1 Behavioral Genetics

Behavioral Neuroscience

  1. Stephen C. Maxson PhD

Published Online: 26 SEP 2012

DOI: 10.1002/9781118133880.hop203001

Handbook of Psychology, Second Edition

Handbook of Psychology, Second Edition

How to Cite

Maxson, S. C. 2012. Behavioral Genetics. Handbook of Psychology, Second Edition. 3:1.

Author Information

  1. University of Connecticut, Department of Psychology, Storrs, Connecticut, USA

Publication History

  1. Published Online: 26 SEP 2012


Genetics can be used as a tool in the study of behavior in three ways. In the context of evolution, genetics can aid in defining natural units of behavior, analyzing the underlying biological mechanisms of behavior, and identifying the effects of environmental and experiential variables on behavior. Behaviors considered include emotionality, olfaction, social recognition, aggression, stress, parenting, and cognition in rodents, as well as personality, aggression, antisocial behavior, and psychopathology in humans. The subjects for and methods of behavioral genetics are also reviewed as background to the substantive sections of this chapter.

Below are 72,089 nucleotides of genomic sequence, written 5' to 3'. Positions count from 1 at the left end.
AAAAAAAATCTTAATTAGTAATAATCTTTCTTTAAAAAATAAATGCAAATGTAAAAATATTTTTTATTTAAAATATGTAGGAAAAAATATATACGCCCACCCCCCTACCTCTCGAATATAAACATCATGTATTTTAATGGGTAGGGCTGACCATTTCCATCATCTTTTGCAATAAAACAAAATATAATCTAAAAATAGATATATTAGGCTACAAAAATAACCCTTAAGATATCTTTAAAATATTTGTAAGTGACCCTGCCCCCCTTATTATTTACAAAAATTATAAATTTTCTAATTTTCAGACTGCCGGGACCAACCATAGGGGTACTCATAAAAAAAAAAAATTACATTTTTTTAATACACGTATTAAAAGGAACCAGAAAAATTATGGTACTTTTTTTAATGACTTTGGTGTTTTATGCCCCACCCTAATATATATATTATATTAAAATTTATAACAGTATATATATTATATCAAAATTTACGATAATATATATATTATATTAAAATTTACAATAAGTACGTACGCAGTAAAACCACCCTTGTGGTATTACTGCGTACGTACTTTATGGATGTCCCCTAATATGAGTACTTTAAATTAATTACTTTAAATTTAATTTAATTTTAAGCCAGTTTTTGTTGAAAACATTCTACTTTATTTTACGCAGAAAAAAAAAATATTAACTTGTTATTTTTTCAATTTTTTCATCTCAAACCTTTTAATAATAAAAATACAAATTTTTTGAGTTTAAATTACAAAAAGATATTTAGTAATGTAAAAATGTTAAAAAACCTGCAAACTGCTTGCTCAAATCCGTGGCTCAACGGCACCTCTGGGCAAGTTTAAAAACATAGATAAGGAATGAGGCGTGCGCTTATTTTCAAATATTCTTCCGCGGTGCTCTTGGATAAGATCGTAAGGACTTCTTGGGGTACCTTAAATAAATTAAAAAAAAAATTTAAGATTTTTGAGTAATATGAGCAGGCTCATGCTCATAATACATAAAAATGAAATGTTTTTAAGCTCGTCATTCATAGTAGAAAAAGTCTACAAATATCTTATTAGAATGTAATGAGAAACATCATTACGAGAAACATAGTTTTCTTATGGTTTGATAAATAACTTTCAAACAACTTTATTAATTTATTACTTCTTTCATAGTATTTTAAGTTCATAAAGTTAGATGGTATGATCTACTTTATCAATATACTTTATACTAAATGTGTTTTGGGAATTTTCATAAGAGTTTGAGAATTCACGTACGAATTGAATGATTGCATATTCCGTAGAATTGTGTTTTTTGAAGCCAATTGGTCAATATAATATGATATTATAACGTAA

• genetics;
  • QTLs;
  • knockouts;
  • transgenics;
  • knock downs;
  • gene chips;
  • gene expression;
  • olfaction;
  • social recognition;
  • emotionality;
  • aggression;
  • parenting;
  • cognition;
  • stress;
  • personality;
  • psychopathology;
  • genotype by genotype interaction;
  • genotype by environment interaction;
  • epigenetics;
  • MOE;
  • VNO;
  • OT;
  • OTR;
  • ER-α;
  • ER-β;
  • MAOA;
  • 5HTT;
  • COMT;
  • CHRM2;
  • mice;
  • rodents;
  • humans